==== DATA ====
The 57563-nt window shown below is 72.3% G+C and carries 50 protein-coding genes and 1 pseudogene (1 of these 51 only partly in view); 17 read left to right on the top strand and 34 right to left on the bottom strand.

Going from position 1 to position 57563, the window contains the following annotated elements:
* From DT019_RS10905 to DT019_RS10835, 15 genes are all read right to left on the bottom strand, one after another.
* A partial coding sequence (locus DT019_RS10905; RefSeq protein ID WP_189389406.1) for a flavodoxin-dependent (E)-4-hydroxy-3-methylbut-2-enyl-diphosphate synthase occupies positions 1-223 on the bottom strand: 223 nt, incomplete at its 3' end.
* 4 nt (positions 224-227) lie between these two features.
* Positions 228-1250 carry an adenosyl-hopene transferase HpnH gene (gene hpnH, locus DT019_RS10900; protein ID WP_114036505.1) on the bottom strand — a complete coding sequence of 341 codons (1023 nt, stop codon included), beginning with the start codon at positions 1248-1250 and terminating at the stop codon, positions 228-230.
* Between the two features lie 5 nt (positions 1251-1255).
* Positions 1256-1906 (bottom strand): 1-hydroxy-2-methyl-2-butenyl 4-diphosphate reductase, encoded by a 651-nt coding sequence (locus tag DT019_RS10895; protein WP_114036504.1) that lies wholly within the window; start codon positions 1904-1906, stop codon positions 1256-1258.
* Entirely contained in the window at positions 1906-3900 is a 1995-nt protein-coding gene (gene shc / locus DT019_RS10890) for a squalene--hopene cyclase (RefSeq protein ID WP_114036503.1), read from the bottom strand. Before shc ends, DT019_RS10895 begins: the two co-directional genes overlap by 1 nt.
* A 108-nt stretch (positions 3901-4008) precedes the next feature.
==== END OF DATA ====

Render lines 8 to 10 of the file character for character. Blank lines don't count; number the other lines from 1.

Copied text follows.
* Positions 1256-1906 (bottom strand): 1-hydroxy-2-methyl-2-butenyl 4-diphosphate reductase, encoded by a 651-nt coding sequence (locus tag DT019_RS10895; protein WP_114036504.1) that lies wholly within the window; start codon positions 1904-1906, stop codon positions 1256-1258.
* Entirely contained in the window at positions 1906-3900 is a 1995-nt protein-coding gene (gene shc / locus DT019_RS10890) for a squalene--hopene cyclase (RefSeq protein ID WP_114036503.1), read from the bottom strand. Before shc ends, DT019_RS10895 begins: the two co-directional genes overlap by 1 nt.
* A 108-nt stretch (positions 3901-4008) precedes the next feature.